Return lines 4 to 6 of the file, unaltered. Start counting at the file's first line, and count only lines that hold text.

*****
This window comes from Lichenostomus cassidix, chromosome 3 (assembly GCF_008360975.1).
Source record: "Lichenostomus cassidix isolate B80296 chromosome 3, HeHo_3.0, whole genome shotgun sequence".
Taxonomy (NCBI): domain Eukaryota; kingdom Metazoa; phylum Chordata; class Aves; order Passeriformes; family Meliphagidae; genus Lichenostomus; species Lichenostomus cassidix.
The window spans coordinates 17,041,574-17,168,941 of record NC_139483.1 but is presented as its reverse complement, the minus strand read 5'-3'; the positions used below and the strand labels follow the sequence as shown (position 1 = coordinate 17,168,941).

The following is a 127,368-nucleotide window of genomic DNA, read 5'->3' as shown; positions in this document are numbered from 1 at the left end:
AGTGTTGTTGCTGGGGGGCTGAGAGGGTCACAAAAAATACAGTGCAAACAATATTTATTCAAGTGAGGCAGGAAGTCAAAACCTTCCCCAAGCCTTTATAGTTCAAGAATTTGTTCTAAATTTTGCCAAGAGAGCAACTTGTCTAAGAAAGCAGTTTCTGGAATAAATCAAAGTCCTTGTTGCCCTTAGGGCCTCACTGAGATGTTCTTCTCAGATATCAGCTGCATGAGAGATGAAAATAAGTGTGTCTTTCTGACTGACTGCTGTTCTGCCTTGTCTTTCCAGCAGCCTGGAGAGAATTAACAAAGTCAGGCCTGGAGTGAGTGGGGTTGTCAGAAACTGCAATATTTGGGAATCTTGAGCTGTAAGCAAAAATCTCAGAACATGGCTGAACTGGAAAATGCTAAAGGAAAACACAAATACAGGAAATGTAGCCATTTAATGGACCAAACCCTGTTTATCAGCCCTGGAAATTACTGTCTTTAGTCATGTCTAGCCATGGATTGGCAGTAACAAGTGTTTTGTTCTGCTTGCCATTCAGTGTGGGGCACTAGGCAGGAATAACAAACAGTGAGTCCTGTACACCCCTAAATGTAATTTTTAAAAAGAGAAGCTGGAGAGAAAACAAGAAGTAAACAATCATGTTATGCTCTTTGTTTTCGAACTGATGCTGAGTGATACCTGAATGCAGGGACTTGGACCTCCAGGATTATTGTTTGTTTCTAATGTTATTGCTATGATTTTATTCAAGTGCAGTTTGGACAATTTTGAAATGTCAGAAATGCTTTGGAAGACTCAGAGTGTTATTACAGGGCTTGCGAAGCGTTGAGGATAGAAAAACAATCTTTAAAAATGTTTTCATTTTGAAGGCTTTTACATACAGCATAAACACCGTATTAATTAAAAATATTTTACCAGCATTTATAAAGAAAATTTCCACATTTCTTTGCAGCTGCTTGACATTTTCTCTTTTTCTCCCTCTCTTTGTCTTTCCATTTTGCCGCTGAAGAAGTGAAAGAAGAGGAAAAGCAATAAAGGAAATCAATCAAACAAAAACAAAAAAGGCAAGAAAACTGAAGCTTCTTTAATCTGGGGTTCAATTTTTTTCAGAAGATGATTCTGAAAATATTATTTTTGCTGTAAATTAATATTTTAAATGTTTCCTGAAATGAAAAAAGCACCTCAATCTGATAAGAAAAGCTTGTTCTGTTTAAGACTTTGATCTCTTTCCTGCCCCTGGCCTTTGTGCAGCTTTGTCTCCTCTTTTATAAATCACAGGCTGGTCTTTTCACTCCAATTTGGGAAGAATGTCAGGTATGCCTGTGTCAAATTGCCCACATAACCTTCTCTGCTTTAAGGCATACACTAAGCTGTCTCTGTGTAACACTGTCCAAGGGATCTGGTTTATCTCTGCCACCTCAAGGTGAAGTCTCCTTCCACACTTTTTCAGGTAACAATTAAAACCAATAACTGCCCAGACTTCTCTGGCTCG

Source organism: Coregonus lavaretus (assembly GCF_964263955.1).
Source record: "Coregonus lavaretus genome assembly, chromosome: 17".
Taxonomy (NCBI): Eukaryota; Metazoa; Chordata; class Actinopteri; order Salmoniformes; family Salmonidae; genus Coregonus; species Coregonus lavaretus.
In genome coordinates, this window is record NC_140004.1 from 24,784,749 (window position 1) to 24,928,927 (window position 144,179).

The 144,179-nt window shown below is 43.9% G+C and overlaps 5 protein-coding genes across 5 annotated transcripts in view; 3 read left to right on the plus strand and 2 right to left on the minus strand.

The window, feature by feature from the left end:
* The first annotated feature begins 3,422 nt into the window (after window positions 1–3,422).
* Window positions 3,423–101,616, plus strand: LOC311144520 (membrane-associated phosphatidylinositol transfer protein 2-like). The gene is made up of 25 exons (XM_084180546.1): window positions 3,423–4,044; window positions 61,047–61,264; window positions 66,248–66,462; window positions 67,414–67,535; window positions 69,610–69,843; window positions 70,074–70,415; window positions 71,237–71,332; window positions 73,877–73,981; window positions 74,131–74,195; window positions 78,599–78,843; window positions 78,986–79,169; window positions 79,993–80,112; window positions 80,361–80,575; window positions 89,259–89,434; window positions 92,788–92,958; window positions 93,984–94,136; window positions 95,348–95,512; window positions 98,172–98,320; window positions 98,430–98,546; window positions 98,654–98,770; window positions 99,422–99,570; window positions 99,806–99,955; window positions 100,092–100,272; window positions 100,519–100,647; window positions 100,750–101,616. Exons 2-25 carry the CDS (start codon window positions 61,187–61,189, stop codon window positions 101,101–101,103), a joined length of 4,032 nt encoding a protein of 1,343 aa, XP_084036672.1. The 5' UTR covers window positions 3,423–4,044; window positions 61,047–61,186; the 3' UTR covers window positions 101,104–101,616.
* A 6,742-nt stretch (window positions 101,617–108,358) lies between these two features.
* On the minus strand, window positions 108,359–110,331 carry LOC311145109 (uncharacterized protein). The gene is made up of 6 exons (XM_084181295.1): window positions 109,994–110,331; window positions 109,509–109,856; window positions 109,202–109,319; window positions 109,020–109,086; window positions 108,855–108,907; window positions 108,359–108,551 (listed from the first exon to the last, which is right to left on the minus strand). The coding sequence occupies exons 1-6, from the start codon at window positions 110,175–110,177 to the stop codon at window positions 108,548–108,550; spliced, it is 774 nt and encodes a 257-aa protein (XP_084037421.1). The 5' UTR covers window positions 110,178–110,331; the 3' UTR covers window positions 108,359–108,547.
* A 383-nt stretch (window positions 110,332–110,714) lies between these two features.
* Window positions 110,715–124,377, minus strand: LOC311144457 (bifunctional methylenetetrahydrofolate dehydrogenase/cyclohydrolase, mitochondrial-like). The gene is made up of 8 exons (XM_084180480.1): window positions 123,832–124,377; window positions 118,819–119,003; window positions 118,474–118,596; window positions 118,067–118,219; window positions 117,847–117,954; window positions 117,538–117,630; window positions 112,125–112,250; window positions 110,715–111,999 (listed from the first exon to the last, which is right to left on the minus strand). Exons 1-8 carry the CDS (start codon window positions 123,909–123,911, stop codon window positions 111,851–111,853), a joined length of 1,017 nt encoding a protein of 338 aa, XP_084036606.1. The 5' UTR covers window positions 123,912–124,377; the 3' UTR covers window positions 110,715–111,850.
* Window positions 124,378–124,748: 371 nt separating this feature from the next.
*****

The window spans coordinates 17,041,574-17,168,941 of record NC_139483.1 but is presented as its reverse complement, the minus strand read 5'-3'; the positions used below and the strand labels follow the sequence as shown (position 1 = coordinate 17,168,941).

The following is a 127,368-nucleotide window of genomic DNA, read 5'->3' as shown; positions in this document are numbered from 1 at the left end:
AGTGTTGTTGCTGGGGGGCTGAGAGGGTCACAAAAAATACAGTGCAAACAATATTTATTCAAGTGAGGCAGGAAGTCAAAACCTTCCCCAAGCCTTTATAGTTCAAGAATTTGTTCTAAATTTTGCCAAGAGAGCAACTTGTCTAAGAAAGCAGTTTCTGGAATAAATCAAAGTCCTTGTTGCCCTTAGGGCCTCACTGAGATGTTCTTCTCAGATATCAGCTGCATGAGAGATGAAAATAAGTGTGTCTTTCTGACTGACTGCTGTTCTGCCTTGTCTTTCCAGCAGCCTGGAGAGAATTAACAAAGTCAGGCCTGGAGTGAGTGGGGTTGTCAGAAACTGCAATATTTGGGAATCTTGAGCTGTAAGCAAAAATCTCAGAACATGGCTGAACTGGAAAATGCTAAAGGAAAACACAAATACAGGAAATGTAGCCATTTAATGGACCAAACCCTGTTTATCAGCCCTGGAAATTACTGTCTTTAGTCATGTCTAGCCATGGATTGGCAGTAACAAGTGTTTTGTTCTGCTTGCCATTCAGTGTGGGGCACTAGGCAGGAATAACAAACAGTGAGTCCTGTACACCCCTAAATGTAATTTTTAAAAAGAGAAGCTGGAGAGAAAACAAGAAGTAAACAATCATGTTATGCTCTTTGTTTTCGAACTGATGCTGAGTGATACCTGAATGCAGGGACTTGGACCTCCAGGATTATTGTTTGTTTCTAATGTTATTGCTATGATTTTATTCAAGTGCAGTTTGGACAATTTTGAAATGTCAGAAATGCTTTGGAAGACTCAGAGTGTTATTACAGGGCTTGCGAAGCGTTGAGGATAGAAAAACAATCTTTAAAAATGTTTTCATTTTGAAGGCTTTTACATACAGCATAAACACCGTATTAATTAAAAATATTTTACCAGCATTTATAAAGAAAATTTCCACATTTCTTTGCAGCTGCTTGACATTTTCTCTTTTTCTCCCTCTCTTTGTCTTTCCATTTTGCCGCTGAAGAAGTGAAAGAAGAGGAAAAGCAATAAAGGAAATCAATCAAACAAAAACAAAAAAGGCAAGAAAACTGAAGCTTCTTTAATCTGGGGTTCAATTTTTTTCAGAAGATGATTCTGAAAATATTATTTTTGCTGTAAATTAATATTTTAAATGTTTCCTGAAATGAAAAAAGCACCTCAATCTGATAAGAAAAGCTTGTTCTGTTTAAGACTTTGATCTCTTTCCTGCCCCTGGCCTTTGTGCAGCTTTGTCTCCTCTTTTATAAATCACAGGCTGGTCTTTTCACTCCAATTTGGGAAGAATGTCAGGTATGCCTGTGTCAAATTGCCCACATAACCTTCTCTGCTTTAAGGCATACACTAAGCTGTCTCTGTGTAACACTGTCCAAGGGATCTGGTTTATCTCTGCCACCTCAAGGTGAAGTCTCCTTCCACACTTTTTCAGGTAACAATTAAAACCAATAACTGCCCAGACTTCTCTGGCTCG